Race Review: Bucks County Marathon

The original plan was to run Chicago. Then the already twice-postponed wedding of Kurt’s son was re-scheduled for October 9, 2021 – Chicago Marathon weekend – and I knew I’d have to look for another race. I had run Bucks County (Pennsylvania) before, in 2015 just five weeks after running Chicago that year and still managed cut 8 minutes off my time. It was a very flat and fast course.

With a time goal in mind, I registered for the Bucks County Marathon back in January; back before vaccines, when the idea of races returning was still met with some skepticism. The Bucks County Marathon organizers however did pull off a race in 2020 with COVID mitigations in place so I felt the risk was minimal. There were 132 finishers last year. Interesting that with more marathon options this fall, there were only 107 finishers.

In a normal year, like when I ran it in 2015, there were still only 252 finishers. So if you’re looking for a big marathon with lot’s of other runners and hordes of cheering spectators on the course, this is not it. If you’re looking for a race in an incredibly beautiful setting, on a super flat course, organized by some very nice people, I offer you the Bucks County Marathon Weekend.

The course going north.

I say “Bucks County Marathon Weekend” because in addition to the Marathon held on Sunday (9am start), there is also a 5k that day (9:20am) and a Half Marathon on Saturday (10am). There are also the “Bucky” (Half + Full Marathon) and “Baby Bucky” (Half + 5k) Challenges for the more ambitious among us. 

The race start and finish are at Washington Crossing Historic Park not far from Trenton, New Jersey and about 35 miles north of Philadelphia’s city center. There’s lots to do if, like me, it’s a destination race for you. We actually flew into Newark Liberty, rather that Philadelphia, because of better fares and more scheduling options. Driving from Newark only added about 15 minutes to the trip.

The park setting was absolutely gorgeous as the foliage seemed to be peaking a little later than I remembered. The course is an out and back on the Delaware Canal Towpath which runs parallel to the Delaware Canal and Delaware River for almost 60 miles. In the past both the Marathon and Half were single loops with the Marathon extending up to New Hope. For COVID mitigation last year, the Marathon became a double loop (the Half Marathon course x2).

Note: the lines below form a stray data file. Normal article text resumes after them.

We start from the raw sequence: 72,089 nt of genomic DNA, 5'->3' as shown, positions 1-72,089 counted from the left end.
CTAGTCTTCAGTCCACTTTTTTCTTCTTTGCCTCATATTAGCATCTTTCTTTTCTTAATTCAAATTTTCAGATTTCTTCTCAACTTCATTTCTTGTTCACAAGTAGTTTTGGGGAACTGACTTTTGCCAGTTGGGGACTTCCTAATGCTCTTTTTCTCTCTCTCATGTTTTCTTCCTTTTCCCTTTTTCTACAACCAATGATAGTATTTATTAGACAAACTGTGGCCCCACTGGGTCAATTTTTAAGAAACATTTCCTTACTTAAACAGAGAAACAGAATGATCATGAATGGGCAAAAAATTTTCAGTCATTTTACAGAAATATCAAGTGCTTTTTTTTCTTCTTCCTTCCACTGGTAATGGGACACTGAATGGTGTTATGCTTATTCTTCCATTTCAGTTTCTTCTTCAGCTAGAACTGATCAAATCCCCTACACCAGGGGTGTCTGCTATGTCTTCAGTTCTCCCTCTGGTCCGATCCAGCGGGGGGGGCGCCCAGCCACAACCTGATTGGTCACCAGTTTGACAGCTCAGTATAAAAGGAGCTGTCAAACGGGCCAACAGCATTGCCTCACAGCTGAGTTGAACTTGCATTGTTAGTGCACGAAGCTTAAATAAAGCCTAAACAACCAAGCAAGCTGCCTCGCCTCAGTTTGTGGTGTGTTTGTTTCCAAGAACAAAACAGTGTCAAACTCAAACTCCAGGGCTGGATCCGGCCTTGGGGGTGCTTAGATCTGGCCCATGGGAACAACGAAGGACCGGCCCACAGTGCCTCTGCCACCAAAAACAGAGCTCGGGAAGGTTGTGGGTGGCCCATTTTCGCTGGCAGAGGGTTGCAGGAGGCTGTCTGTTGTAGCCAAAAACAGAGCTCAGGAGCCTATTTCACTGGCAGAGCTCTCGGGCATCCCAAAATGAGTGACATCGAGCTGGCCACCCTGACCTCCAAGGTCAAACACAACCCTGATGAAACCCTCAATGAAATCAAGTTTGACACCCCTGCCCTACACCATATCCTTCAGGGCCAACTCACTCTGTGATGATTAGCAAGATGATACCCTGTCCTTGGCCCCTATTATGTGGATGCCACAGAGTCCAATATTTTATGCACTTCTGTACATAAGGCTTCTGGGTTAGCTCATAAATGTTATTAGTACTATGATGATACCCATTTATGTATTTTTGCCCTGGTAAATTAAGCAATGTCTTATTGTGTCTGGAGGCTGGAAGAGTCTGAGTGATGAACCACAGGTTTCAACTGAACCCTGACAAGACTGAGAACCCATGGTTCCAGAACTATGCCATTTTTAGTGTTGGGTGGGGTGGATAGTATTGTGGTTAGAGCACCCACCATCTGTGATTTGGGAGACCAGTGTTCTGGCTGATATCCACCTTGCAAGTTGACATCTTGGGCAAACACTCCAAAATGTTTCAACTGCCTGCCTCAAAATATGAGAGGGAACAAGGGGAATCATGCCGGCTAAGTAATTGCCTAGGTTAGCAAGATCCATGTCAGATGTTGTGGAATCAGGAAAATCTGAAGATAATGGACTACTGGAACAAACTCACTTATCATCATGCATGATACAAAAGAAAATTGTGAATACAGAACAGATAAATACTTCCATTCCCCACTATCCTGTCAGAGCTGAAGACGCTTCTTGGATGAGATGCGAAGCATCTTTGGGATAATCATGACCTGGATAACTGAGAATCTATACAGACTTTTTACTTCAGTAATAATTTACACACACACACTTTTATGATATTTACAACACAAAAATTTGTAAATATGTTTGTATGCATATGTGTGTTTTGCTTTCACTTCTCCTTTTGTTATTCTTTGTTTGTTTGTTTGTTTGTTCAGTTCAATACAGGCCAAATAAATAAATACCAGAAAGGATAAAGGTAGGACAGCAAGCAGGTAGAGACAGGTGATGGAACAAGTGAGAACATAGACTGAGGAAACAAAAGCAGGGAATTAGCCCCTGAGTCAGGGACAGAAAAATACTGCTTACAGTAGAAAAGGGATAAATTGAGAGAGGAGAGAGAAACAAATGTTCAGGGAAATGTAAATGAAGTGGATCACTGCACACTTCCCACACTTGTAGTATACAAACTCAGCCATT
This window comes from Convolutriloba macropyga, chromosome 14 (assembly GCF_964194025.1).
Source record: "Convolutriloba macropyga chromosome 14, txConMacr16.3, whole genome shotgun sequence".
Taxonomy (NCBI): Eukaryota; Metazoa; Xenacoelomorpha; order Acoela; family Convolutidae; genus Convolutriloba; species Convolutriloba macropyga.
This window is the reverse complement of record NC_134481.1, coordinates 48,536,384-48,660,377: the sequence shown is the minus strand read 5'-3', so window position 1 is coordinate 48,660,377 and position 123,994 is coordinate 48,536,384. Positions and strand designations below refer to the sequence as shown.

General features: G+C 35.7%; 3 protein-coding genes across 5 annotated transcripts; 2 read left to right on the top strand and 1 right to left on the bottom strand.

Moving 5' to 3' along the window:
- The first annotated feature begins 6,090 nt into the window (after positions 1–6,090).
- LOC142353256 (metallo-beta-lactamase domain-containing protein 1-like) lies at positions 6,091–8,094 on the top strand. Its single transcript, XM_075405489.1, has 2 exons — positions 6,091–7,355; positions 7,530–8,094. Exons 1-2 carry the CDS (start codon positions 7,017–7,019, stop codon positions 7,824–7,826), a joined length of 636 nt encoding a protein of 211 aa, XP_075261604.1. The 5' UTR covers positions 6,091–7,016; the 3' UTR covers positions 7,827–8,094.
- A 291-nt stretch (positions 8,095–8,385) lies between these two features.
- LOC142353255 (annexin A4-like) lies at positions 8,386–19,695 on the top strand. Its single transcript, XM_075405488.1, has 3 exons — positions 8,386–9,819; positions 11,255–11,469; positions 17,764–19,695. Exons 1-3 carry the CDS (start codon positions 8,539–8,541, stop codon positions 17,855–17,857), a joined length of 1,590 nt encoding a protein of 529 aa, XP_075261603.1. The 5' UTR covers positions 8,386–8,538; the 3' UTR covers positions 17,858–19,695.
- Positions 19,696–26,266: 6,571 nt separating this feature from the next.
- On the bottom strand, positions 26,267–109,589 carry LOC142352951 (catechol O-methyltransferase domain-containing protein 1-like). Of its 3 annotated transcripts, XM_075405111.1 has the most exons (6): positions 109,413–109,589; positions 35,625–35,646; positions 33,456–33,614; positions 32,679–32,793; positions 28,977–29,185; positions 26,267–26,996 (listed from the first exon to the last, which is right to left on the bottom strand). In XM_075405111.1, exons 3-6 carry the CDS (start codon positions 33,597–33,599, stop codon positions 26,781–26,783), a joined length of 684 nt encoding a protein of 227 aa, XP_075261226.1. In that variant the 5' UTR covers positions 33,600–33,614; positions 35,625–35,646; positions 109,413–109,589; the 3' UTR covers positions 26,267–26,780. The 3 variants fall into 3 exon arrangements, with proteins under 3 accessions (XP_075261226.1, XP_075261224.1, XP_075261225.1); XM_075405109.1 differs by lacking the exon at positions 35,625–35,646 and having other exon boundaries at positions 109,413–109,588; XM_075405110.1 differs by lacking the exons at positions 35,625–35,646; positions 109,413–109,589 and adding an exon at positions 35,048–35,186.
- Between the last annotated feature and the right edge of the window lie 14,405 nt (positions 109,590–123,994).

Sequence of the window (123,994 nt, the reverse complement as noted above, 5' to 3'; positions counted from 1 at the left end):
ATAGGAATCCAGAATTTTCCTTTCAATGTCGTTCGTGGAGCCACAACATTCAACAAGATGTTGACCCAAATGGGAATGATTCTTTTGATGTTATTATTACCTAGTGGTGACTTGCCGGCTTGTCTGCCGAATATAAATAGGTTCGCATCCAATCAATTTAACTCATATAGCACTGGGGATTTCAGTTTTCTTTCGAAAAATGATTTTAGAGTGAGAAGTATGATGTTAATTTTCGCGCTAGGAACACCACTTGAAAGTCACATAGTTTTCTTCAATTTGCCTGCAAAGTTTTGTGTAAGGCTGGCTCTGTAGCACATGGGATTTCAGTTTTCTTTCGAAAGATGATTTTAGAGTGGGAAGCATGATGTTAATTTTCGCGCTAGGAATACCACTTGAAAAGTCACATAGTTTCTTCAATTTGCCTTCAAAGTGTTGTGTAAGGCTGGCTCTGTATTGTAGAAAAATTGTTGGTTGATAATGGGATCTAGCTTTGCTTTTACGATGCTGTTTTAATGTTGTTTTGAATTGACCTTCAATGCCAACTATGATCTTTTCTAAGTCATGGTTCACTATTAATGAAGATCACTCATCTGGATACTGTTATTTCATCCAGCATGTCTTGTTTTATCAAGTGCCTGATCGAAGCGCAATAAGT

The course going south.

This course is flat! But every course has its challenges. So does this. The trail is red argillite. It’s kind of like a clay that was used by the indigenous populations to make pottery. When dry its a nice compact surface on which to run. After a heavy rain, it’s muddy. Very muddy.  That’s what I experienced this year. While I was disappointed that conditions didn’t allow me to even come close to my time goal, the beauty of the course made up for it. 

For a tiny marathon, race organizers’ attention to detail was noticeable. The registration process (through RunSignUp) was easy and I’d add more affordable than most marathons. I was eligible for early-bird pricing which if I remember correctly was about $60. The race director communicated with participants regularly though email leading up to race day, including a video message the night before updating us on course conditions and reminding everyone to read the participant guide. The participant guide was extremely thorough and everyone who took the time to read it would have had all their questions answered. 

There was packet pick-up Friday evening as well as on both race mornings. Amenities included a long sleeve technical shirt with a very unique design, an aluminum water bottle with event logo, and a commemorative poster. And of course finisher’s medals! There was an “official race hotel” – the Hampton Inn-Newtown – a short drive away. We stayed there. It was very nice, offered a free breakfast each morning as well as being walking distance from Dunkin Donuts. 

There were an adequate number of course hydration stations, most with both water and Gatorade. In spite of a last minute call for volunteers and runners being urged to self-carry, all but one of the the stations was staffed with volunteers and all had cups. Access to the hydration was hands free which was safe and quick. Post race refreshments came in the form a Wawa box with a sandwich, bag of chips, big cookie, and a bottle of water. In the past they had a big spread that included hot food, but this was a great, safe alternative. And for a Jersey Girl living in Chicago, Wawa was a welcomed treat.

RunBucks also offers this same double loop marathon course for their “Chasing the Unicorn Marathon” in early September as a last Boston Qualifying opportunity. That time of year, I’d have to add heat to the challenges. For this event, held November 14, the temperature was a near perfect 40-45 degrees.

I have recommended this marathon to others and will continue to do so. I may someday be back myself. For November 2022 I have my sights set on NYC again, which will be quite the contrast to this sleepy little race. Who knows what I’ll do after that. Maybe take a break after 9 marathons in 9 years, who knows. But I don’t think I’m done here. I enjoy the peace and solitude of it.  That might not be for everyone. I find it good for the soul.

For my full Bucks County Marathon experience, read Just Showing Up.

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